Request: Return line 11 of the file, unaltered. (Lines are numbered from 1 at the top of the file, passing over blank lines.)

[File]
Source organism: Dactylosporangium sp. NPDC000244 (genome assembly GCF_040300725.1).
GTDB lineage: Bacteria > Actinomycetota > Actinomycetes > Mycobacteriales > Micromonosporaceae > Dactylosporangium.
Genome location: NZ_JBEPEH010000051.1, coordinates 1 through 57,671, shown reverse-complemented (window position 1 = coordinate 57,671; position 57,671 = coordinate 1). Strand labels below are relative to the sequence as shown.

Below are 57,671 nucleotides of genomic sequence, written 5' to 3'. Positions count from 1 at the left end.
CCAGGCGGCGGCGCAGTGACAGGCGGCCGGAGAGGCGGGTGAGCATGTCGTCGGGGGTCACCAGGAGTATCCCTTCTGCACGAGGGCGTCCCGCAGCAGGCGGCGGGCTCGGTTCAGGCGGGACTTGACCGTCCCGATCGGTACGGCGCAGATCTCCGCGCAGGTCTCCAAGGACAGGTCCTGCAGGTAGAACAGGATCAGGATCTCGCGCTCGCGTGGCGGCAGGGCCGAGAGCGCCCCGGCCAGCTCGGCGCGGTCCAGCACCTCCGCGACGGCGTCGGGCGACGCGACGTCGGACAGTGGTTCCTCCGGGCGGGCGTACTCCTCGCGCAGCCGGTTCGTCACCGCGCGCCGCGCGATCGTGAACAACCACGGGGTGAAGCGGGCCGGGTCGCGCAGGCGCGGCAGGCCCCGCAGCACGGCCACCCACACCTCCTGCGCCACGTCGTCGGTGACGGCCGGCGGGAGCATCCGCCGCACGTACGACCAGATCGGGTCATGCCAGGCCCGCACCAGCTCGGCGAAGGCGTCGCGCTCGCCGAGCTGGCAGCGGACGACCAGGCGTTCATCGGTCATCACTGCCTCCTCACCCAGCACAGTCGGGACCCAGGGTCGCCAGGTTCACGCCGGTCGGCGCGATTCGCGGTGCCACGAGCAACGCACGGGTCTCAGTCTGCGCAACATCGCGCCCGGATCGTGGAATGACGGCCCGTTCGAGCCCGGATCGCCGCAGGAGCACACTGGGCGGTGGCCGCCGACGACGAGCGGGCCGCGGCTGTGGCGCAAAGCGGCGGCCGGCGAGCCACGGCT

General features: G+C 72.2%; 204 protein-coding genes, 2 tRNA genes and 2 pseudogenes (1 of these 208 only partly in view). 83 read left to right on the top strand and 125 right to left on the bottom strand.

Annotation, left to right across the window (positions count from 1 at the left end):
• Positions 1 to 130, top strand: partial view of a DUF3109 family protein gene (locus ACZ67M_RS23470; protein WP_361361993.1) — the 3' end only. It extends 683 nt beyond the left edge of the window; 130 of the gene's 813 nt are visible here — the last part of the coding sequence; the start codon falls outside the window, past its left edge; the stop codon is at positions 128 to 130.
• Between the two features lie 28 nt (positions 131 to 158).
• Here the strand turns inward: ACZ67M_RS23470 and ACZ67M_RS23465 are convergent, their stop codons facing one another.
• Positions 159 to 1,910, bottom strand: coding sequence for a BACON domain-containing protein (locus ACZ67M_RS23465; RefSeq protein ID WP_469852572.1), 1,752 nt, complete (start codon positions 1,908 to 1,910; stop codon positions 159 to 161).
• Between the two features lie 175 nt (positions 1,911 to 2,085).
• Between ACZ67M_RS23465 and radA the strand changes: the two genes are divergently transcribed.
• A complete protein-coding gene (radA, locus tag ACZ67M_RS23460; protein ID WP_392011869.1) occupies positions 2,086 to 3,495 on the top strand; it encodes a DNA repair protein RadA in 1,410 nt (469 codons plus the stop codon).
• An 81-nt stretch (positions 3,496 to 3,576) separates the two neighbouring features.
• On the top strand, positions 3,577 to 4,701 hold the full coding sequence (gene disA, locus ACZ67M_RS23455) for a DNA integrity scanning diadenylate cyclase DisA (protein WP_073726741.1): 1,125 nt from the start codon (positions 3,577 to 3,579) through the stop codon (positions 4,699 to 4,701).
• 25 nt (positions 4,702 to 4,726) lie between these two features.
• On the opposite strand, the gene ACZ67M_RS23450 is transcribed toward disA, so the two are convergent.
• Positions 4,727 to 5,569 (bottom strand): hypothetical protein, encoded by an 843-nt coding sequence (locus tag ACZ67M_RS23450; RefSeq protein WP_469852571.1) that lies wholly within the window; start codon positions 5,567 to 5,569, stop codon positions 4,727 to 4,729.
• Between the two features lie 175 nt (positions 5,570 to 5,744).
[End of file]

• Positions 159 to 1,910, bottom strand: coding sequence for a BACON domain-containing protein (locus ACZ67M_RS23465; RefSeq protein ID WP_469852572.1), 1,752 nt, complete (start codon positions 1,908 to 1,910; stop codon positions 159 to 161).